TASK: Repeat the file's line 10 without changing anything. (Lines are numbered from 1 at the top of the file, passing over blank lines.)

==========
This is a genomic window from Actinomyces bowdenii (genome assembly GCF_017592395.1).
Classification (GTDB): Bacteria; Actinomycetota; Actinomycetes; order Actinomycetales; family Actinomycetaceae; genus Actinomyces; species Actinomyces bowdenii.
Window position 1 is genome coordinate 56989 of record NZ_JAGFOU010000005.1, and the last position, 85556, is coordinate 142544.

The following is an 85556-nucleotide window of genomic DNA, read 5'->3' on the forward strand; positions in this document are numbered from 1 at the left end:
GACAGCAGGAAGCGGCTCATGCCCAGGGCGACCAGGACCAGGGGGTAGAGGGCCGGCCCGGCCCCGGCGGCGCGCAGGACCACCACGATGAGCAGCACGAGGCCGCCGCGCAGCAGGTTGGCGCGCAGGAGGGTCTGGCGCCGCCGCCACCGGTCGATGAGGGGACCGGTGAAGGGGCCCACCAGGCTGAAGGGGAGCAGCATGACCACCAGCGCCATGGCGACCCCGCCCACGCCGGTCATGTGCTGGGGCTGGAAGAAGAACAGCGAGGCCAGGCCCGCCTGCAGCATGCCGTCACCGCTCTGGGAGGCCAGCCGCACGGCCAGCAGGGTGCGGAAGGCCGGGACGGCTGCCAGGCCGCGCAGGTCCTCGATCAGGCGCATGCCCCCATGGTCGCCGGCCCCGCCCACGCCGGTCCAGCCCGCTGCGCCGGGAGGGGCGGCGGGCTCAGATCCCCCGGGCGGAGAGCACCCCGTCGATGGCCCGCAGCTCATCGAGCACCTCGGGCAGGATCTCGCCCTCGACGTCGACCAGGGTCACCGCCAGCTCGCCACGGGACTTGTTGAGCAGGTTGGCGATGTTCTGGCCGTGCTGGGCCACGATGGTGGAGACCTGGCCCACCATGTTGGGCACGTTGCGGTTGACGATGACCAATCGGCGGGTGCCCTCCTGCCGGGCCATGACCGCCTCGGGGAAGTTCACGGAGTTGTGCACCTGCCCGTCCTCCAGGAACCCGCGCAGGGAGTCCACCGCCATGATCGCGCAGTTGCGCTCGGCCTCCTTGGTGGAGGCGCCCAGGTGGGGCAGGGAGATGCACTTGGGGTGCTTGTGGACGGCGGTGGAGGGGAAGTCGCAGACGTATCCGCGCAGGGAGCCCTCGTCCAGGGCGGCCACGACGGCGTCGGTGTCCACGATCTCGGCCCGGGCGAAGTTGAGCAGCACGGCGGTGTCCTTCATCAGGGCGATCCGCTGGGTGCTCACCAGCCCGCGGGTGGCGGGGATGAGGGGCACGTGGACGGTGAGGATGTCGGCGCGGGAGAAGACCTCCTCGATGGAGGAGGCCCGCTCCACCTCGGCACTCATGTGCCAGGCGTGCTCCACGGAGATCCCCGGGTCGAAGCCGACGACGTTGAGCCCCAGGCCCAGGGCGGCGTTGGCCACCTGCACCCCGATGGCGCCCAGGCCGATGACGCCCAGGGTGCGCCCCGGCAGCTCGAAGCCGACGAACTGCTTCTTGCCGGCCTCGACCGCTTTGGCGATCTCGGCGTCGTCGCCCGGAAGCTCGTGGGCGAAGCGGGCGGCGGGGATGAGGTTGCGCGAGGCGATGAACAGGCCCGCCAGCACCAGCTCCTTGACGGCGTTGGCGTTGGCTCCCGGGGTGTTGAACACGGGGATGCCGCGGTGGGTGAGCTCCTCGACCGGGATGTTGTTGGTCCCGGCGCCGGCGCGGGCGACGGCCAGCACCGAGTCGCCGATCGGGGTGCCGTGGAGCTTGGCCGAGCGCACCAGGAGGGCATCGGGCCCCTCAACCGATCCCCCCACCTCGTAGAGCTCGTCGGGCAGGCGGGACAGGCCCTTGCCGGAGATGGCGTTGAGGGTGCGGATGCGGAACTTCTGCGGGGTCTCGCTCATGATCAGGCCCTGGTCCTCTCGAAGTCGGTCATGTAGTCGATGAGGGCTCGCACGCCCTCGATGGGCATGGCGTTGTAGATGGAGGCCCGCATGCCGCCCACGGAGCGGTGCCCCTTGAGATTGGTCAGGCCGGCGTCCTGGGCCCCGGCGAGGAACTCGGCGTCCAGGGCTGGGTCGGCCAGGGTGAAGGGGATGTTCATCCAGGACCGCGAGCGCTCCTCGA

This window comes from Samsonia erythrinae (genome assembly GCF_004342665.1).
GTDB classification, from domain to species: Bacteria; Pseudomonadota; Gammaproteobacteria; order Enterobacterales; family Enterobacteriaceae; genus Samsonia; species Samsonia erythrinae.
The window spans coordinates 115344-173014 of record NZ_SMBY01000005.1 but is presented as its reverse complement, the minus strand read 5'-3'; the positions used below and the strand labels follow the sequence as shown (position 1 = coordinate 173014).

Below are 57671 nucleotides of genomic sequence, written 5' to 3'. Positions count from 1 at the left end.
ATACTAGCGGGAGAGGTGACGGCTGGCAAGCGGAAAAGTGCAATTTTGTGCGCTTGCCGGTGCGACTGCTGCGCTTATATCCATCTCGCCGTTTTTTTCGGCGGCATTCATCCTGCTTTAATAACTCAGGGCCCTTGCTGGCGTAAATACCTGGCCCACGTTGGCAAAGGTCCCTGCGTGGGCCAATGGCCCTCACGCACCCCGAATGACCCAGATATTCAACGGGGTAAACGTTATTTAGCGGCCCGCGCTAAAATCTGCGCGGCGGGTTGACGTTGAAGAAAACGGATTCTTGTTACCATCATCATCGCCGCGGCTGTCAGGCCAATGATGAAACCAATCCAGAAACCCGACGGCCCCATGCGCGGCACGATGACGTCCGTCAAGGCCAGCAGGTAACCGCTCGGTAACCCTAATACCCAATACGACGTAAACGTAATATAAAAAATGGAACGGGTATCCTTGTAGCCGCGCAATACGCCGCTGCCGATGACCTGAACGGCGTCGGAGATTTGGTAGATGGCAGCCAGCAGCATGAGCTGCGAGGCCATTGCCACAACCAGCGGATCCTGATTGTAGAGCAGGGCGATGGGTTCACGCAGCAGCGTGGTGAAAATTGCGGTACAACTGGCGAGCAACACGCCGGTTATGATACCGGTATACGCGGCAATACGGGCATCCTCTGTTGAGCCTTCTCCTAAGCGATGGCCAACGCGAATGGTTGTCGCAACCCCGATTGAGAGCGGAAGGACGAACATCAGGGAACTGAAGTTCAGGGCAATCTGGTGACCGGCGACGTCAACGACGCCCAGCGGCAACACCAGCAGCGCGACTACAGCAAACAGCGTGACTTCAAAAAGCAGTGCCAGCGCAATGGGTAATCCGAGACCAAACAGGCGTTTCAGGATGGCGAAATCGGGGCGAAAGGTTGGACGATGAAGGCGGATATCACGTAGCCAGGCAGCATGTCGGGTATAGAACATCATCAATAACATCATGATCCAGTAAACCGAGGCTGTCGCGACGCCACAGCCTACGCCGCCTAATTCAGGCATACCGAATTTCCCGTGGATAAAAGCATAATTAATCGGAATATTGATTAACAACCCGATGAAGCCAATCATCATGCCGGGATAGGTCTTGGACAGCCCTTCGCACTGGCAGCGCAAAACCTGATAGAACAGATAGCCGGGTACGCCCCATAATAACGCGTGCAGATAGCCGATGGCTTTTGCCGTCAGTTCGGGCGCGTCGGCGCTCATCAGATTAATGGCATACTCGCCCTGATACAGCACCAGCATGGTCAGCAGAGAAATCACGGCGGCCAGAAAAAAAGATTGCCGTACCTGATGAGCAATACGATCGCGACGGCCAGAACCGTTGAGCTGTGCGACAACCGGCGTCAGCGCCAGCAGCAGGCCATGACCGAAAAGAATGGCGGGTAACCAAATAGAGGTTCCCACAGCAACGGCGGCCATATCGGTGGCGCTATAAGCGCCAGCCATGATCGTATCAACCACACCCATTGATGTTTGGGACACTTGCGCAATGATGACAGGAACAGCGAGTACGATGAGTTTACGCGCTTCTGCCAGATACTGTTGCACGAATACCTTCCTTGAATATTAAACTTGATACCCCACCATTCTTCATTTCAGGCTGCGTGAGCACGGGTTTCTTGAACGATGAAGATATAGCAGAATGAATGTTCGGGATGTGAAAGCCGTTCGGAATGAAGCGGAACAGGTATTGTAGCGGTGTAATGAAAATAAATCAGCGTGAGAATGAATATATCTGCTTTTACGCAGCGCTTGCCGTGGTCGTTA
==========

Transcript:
ATACTAGCGGGAGAGGTGACGGCTGGCAAGCGGAAAAGTGCAATTTTGTGCGCTTGCCGGTGCGACTGCTGCGCTTATATCCATCTCGCCGTTTTTTTCGGCGGCATTCATCCTGCTTTAATAACTCAGGGCCCTTGCTGGCGTAAATACCTGGCCCACGTTGGCAAAGGTCCCTGCGTGGGCCAATGGCCCTCACGCACCCCGAATGACCCAGATATTCAACGGGGTAAACGTTATTTAGCGGCCCGCGCTAAAATCTGCGCGGCGGGTTGACGTTGAAGAAAACGGATTCTTGTTACCATCATCATCGCCGCGGCTGTCAGGCCAATGATGAAACCAATCCAGAAACCCGACGGCCCCATGCGCGGCACGATGACGTCCGTCAAGGCCAGCAGGTAACCGCTCGGTAACCCTAATACCCAATACGACGTAAACGTAATATAAAAAATGGAACGGGTATCCTTGTAGCCGCGCAATACGCCGCTGCCGATGACCTGAACGGCGTCGGAGATTTGGTAGATGGCAGCCAGCAGCATGAGCTGCGAGGCCATTGCCACAACCAGCGGATCCTGATTGTAGAGCAGGGCGATGGGTTCACGCAGCAGCGTGGTGAAAATTGCGGTACAACTGGCGAGCAACACGCCGGTTATGATACCGGTATACGCGGCAATACGGGCATCCTCTGTTGAGCCTTCTCCTAAGCGATGGCCAACGCGAATGGTTGTCGCAACCCCGATTGAGAGCGGAAGGACGAACATCAGGGAACTGAAGTTCAGGGCAATCTGGTGACCGGCGACGTCAACGACGCCCAGCGGCAACACCAGCAGCGCGACTACAGCAAACAGCGTGACTTCAAAAAGCAGTGCCAGCGCAATGGGTAATCCGAGACCAAACAGGCGTTTCAGGATGGCGAAATCGGGGCGAAAGGTTGGACGATGAAGGCGGATATCACGTAGCCAGGCAGCATGTCGGGTATAGAACATCATCAATAACATCATGATCCAGTAAACCGAGGCTGTCGCGACGCCACAGCCTACGCCGCCTAATTCAGGCATACCGAATTTCCCGTGGATAAAAGCATAATTAATCGGAATATTGATTAACAACCCGATGAAGCCAATCATCATGCCGGGATAGGTCTTGGACAGCCCTTCGCACTGGCAGCGCAAAACCTGATAGAACAGATAGCCGGGTACGCCCCATAATAACGCGTGCAGATAGCCGATGGCTTTTGCCGTCAGTTCGGGCGCGTCGGCGCTCATCAGATTAATGGCATACTCGCCCTGATACAGCACCAGCATGGTCAGCAGAGAAATCACGGCGGCCAGAAAAAAAGATTGCCGTACCTGATGAGCAATACGATCGCGACGGCCAGAACCGTTGAGCTGTGCGACAACCGGCGTCAGCGCCAGCAGCAGGCCATGACCGAAAAGAATGGCGGGTAACCAAATAGAGGTTCCCACAGCAACGGCGGCCATATCGGTGGCGCTATAAGCGCCAGCCATGATCGTATCAACCACACCCATTGATGTTTGGGACACTTGCGCAATGATGACAGGAACAGCGAGTACGATGAGTTTACGCGCTTCTGCCAGATACTGTTGCACGAATACCTTCCTTGAATATTAAACTTGATACCCCACCATTCTTCATTTCAGGCTGCGTGAGCACGGGTTTCTTGAACGATGAAGATATAGCAGAATGAATGTTCGGGATGTGAAAGCCGTTCGGAATGAAGCGGAACAGGTATTGTAGCGGTGTAATGAAAATAAATCAGCGTGAGAATGAATATATCTGCTTTTACGCAGCGCTTGCCGTGGTCGTTA